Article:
Abstract P216: Elevated Blood Glutathione Does Not Reduce Arterial Stiffness or Central Blood Pressure in Healthy Males and Females

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Abstract

Intro: Glutathione is endogenous within human plasma, erythrocyte lysate and is also bound to the protein within plasma. Glutathione mediates redox chemistry and prevents oxidative damage within and around cellular components via reduction of reactive species (e.g. reactive oxygen, nitrogen, or sulfur species). Polyphenols and antioxidants have been shown to improve NO bioavailability which may reduce long term incidence of endothelial dysfunction. Less is known about whether changes in antioxidant capacity augments the risk of developing hypertension.

Hypothesis: We hypothesized that acute glutathione supplementation would decrease arterial stiffness and reduce both brachial (bBP) and central blood pressure (cBP) in healthy male and female volunteers.

Methods: Six males and six females (25 ± 3 and 22 ± 1 years, respectively) participated in a randomized, double blind, placebo controlled, crossover protocol. On two visits separated by 1 week, following a 12-hour fast, participants consumed either a placebo or glutathione (negligible and 200 mg, respectively) supplement via 90 second sublingual absorption which was then swallowed. Concentrations of oxidized (GSSG) and reduced glutathione (GSH) were spectrophotometrically measured in plasma (protein-bound) and erythrocyte lysate using a kinetic, enzymatic assay. Arterial stiffness was measured via pulse wave velocity (PWV) using applanation tonometry, and cBP was determined non-invasively using pulse wave analysis. All data were recorded before supplementation (baseline) and at 10, 30, 60 and 120 minutes post-consumption.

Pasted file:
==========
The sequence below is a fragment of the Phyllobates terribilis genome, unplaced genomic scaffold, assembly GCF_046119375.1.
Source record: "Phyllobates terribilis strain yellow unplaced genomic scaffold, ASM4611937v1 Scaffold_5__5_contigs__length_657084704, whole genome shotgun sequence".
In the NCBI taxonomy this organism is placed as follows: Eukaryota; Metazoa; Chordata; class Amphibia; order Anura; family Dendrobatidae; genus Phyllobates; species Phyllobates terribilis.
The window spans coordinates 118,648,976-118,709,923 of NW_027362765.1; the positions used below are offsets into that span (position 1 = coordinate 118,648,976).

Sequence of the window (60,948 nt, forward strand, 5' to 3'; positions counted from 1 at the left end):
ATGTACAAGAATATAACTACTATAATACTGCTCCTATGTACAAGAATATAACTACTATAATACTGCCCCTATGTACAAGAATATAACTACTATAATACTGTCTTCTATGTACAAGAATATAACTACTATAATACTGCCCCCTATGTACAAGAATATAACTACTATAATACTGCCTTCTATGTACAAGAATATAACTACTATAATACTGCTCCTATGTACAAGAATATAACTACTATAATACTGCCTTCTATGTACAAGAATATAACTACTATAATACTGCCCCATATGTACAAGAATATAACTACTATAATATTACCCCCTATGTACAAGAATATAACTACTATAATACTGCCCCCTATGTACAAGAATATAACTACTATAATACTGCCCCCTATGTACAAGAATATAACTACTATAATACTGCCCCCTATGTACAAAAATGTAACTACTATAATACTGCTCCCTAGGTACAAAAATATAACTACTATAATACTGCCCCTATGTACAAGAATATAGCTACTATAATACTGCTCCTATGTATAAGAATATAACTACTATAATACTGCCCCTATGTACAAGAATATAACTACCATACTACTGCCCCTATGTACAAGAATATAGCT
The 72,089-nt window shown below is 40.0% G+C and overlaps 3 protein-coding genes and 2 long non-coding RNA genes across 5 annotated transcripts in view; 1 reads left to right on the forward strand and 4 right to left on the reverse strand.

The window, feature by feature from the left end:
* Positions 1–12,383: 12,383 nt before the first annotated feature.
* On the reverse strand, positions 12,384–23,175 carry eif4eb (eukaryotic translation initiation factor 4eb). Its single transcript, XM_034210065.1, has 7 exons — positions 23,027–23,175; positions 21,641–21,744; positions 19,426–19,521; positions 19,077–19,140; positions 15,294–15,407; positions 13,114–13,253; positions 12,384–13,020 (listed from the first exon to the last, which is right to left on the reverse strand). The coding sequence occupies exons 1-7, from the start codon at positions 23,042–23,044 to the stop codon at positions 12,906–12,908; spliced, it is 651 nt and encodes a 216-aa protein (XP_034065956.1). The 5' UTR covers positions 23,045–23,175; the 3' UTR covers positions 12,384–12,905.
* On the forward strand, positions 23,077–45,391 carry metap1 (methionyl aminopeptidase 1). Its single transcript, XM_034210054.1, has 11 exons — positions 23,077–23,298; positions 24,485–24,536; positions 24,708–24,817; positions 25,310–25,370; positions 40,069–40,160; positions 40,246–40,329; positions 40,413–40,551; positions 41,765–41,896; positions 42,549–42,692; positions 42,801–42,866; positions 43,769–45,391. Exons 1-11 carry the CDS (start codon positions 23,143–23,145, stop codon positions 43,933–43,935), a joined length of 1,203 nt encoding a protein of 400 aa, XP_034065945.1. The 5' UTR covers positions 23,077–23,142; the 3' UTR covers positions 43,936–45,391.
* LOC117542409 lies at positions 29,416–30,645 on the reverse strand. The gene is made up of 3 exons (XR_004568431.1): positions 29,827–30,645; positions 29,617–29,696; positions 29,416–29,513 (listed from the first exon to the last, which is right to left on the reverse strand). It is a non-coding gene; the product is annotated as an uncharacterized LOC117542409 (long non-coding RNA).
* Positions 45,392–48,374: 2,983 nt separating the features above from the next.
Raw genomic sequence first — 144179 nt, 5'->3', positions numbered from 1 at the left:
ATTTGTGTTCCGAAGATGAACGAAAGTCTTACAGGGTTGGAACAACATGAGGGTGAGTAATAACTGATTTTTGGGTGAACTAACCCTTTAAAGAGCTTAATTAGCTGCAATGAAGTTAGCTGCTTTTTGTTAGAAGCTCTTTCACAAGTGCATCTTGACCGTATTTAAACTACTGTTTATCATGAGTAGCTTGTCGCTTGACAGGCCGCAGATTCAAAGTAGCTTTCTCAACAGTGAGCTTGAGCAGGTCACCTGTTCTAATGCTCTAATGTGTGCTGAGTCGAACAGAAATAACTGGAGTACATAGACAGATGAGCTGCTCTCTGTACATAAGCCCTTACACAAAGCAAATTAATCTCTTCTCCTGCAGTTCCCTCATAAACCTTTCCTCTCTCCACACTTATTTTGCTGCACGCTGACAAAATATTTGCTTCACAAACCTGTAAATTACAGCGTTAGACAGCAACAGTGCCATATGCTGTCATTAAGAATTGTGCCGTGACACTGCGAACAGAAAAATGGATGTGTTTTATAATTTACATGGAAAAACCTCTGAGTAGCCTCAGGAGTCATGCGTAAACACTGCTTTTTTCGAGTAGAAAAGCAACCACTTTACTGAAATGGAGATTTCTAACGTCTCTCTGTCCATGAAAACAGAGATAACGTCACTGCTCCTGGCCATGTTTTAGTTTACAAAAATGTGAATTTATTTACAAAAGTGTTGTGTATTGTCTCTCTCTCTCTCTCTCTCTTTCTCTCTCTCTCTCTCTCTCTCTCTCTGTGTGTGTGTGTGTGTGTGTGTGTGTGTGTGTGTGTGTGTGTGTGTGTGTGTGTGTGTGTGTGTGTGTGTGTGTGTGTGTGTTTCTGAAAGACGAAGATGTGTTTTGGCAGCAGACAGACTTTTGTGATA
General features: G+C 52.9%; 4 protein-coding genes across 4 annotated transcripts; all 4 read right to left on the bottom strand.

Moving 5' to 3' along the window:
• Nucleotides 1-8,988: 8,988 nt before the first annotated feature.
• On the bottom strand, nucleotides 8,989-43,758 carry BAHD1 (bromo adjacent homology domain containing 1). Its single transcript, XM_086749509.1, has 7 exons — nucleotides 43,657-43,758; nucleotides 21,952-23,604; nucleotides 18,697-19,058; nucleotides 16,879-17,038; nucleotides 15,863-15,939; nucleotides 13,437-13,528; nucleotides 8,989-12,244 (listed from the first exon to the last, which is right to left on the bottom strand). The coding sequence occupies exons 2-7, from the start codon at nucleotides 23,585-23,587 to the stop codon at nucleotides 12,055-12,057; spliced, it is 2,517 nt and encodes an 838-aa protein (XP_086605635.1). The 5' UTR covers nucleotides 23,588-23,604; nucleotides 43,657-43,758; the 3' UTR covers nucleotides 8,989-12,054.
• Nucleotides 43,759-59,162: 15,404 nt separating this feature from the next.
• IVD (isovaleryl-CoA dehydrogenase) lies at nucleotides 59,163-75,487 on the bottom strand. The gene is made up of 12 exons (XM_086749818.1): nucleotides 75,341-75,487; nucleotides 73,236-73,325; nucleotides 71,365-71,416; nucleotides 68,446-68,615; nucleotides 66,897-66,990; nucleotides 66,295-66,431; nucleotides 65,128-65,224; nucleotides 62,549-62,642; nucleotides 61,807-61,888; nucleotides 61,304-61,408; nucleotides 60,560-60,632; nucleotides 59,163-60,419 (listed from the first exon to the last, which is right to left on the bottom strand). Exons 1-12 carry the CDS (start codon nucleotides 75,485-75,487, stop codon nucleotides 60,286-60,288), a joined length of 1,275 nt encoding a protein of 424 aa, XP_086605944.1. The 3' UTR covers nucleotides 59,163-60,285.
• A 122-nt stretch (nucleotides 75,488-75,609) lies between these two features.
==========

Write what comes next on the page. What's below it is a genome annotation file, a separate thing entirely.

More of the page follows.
Results: Linear mixed effect models revealed a significant (p<0.01) increase in total glutathione (GSH+GSSG) in the supplement group compared to placebo across all post-supplementation time points with the greatest increase occurring at 120 minutes (mean 99.0; 95%CI: 7.9,190.1). At 120 minutes post-consumption, no difference was present between glutathione and placebo groups for PWV (5.86 ± 1.19 and 6.08 ± 1.25 m/s, respectively; p=0.43), resting heart rate (52.95 ± 3.55 and 55.83 ± 6.36, respectively; p=0.16), systolic bBP (123.05 ± 12.75 and 123.13 ± 14.52 mmHg; p=0.22), diastolic bBP (71.81 ± 7.87 and 74.21 ± 6.53; p=0.48), systolic cBP (108.05 ± 10.45 and 108.68 ± 11.14 mmHg, respectively; p=0.11) and diastolic cBP (72.03 ± 7.82 and 74.94 ± 6.42 mmHg, respectively; p=0.46).

Conclusion: Young healthy males and females experienced an increase in circulating humoral antioxidants in response to glutathione supplementation. However, supplementation had minimal effects on resting hemodynamics. Future research should examine glutathione supplementation’s effect in participants with decreased antioxidant capacity and increased oxidative stress including patients with known disease such as hypertension or peripheral artery disease.

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